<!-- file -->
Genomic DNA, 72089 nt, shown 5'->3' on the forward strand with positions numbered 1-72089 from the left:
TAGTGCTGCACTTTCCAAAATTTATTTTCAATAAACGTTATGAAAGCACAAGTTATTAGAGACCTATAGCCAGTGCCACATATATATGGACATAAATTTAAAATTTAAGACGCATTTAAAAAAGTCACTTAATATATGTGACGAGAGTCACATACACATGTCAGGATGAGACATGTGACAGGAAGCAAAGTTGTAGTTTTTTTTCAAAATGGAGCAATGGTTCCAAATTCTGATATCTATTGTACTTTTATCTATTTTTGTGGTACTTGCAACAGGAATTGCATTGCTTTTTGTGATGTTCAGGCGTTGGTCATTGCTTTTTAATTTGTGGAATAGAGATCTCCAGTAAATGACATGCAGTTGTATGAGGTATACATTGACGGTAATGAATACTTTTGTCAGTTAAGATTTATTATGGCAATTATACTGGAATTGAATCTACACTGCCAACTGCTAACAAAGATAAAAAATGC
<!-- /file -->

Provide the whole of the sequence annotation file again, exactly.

Genomic DNA, 72089 nt, shown 5'->3' on the forward strand with positions numbered 1-72089 from the left:
TAGTGCTGCACTTTCCAAAATTTATTTTCAATAAACGTTATGAAAGCACAAGTTATTAGAGACCTATAGCCAGTGCCACATATATATGGACATAAATTTAAAATTTAAGACGCATTTAAAAAAGTCACTTAATATATGTGACGAGAGTCACATACACATGTCAGGATGAGACATGTGACAGGAAGCAAAGTTGTAGTTTTTTTTCAAAATGGAGCAATGGTTCCAAATTCTGATATCTATTGTACTTTTATCTATTTTTGTGGTACTTGCAACAGGAATTGCATTGCTTTTTGTGATGTTCAGGCGTTGGTCATTGCTTTTTAATTTGTGGAATAGAGATCTCCAGTAAATGACATGCAGTTGTATGAGGTATACATTGACGGTAATGAATACTTTTGTCAGTTAAGATTTATTATGGCAATTATACTGGAATTGAATCTACACTGCCAACTGCTAACAAAGATAAAAAATGC